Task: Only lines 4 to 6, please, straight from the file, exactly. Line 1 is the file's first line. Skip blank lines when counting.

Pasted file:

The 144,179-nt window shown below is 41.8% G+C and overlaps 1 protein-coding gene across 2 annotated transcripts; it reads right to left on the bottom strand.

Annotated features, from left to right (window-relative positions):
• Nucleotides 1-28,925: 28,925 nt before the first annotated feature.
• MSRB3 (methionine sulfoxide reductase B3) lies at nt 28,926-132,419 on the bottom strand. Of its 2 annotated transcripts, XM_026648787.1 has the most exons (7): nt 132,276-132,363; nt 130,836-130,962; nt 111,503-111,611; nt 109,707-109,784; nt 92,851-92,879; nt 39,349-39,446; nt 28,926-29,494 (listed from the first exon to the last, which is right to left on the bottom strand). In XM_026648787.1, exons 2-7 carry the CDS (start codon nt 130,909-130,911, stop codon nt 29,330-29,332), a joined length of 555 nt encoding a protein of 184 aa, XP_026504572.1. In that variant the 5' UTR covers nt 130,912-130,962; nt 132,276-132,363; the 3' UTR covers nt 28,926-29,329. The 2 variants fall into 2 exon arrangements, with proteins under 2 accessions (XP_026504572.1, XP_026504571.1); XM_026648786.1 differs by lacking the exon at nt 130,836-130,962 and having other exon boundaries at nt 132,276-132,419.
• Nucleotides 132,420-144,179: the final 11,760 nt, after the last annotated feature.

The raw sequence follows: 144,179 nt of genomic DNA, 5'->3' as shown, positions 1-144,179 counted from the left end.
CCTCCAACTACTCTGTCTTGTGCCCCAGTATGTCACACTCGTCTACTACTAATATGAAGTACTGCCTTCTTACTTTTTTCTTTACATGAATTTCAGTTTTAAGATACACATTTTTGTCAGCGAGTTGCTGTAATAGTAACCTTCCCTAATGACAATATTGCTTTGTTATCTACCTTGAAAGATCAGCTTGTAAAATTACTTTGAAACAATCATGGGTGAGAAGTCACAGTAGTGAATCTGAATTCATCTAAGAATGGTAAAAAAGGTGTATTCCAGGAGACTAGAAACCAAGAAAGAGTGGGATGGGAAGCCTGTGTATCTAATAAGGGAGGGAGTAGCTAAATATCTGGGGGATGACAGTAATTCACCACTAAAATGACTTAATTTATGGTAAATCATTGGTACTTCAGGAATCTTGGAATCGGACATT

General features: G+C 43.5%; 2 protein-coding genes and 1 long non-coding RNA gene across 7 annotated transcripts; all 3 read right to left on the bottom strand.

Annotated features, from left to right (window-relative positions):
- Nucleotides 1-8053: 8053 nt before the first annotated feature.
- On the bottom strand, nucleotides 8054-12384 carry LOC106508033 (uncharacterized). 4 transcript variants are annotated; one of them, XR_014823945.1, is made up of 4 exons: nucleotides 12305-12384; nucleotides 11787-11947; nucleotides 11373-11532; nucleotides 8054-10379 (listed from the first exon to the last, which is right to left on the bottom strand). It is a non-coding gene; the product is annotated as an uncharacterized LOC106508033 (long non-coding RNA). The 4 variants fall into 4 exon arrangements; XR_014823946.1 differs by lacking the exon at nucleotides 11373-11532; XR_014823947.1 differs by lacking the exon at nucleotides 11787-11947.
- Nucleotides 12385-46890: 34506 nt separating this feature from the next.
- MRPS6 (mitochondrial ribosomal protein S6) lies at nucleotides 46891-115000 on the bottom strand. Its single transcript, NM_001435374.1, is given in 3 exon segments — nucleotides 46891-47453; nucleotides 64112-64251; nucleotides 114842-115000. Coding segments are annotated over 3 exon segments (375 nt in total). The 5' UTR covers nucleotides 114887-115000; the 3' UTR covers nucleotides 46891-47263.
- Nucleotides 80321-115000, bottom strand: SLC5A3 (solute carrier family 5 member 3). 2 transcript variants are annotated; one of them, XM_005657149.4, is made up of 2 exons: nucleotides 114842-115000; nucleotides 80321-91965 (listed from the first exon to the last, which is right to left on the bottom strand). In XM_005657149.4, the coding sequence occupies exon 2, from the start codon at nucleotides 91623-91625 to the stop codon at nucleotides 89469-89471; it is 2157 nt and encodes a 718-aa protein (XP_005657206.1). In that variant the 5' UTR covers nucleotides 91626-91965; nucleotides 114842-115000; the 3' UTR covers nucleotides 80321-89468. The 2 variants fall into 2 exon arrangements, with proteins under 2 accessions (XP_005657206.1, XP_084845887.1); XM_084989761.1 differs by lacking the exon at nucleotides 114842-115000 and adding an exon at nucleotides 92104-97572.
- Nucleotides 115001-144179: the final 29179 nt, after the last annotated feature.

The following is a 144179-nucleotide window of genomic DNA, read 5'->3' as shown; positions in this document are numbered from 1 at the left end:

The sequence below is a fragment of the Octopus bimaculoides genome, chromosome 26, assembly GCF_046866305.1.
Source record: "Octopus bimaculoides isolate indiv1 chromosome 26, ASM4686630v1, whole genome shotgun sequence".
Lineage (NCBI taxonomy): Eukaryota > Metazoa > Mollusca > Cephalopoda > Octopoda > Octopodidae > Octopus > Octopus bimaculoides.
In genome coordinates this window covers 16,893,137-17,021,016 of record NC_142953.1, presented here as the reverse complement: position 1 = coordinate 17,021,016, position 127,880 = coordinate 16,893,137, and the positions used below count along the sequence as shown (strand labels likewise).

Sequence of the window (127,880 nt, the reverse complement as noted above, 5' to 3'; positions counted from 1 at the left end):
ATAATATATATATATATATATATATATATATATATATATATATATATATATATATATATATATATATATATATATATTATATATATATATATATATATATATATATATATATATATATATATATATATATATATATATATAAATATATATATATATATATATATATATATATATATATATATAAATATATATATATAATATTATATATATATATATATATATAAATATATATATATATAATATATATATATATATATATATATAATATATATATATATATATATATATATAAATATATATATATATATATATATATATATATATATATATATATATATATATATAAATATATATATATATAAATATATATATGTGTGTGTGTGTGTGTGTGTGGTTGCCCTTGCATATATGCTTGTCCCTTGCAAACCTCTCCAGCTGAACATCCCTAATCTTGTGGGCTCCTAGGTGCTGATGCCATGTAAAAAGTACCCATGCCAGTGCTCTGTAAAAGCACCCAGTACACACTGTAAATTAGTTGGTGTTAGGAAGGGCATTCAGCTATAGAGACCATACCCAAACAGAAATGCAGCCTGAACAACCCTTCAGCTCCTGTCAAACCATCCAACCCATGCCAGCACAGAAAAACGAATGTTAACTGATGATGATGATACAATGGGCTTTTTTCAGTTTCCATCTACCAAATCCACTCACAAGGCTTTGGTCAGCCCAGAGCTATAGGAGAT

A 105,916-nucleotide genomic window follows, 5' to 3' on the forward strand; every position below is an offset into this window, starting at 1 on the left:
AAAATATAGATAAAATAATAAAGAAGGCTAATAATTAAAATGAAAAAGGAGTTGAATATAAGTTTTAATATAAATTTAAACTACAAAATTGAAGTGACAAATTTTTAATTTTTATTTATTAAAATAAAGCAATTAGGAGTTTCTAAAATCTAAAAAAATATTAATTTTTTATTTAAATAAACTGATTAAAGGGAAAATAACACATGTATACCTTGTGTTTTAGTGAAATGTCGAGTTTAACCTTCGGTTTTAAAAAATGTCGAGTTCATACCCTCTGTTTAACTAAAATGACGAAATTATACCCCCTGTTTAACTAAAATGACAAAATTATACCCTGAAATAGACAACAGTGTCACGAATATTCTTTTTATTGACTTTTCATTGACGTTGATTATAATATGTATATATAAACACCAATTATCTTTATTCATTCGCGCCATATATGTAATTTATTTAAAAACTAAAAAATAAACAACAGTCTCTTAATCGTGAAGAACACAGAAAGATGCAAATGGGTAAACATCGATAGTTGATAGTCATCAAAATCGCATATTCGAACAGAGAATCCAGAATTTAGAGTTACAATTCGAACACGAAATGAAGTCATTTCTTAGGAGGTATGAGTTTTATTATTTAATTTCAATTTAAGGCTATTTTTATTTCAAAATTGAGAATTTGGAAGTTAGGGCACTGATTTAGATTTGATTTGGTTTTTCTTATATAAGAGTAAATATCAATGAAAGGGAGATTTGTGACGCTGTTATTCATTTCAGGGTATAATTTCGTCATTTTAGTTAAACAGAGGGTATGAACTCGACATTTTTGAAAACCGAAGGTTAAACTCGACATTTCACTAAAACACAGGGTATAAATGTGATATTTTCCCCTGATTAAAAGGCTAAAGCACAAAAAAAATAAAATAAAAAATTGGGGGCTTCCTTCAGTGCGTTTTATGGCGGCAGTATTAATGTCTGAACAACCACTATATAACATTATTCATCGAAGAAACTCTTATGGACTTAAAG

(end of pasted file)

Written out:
• MSRB3 (methionine sulfoxide reductase B3) lies at nt 28,926-132,419 on the bottom strand. Of its 2 annotated transcripts, XM_026648787.1 has the most exons (7): nt 132,276-132,363; nt 130,836-130,962; nt 111,503-111,611; nt 109,707-109,784; nt 92,851-92,879; nt 39,349-39,446; nt 28,926-29,494 (listed from the first exon to the last, which is right to left on the bottom strand). In XM_026648787.1, exons 2-7 carry the CDS (start codon nt 130,909-130,911, stop codon nt 29,330-29,332), a joined length of 555 nt encoding a protein of 184 aa, XP_026504572.1. In that variant the 5' UTR covers nt 130,912-130,962; nt 132,276-132,363; the 3' UTR covers nt 28,926-29,329. The 2 variants fall into 2 exon arrangements, with proteins under 2 accessions (XP_026504572.1, XP_026504571.1); XM_026648786.1 differs by lacking the exon at nt 130,836-130,962 and having other exon boundaries at nt 132,276-132,419.
• Nucleotides 132,420-144,179: the final 11,760 nt, after the last annotated feature.

The raw sequence follows: 144,179 nt of genomic DNA, 5'->3' as shown, positions 1-144,179 counted from the left end.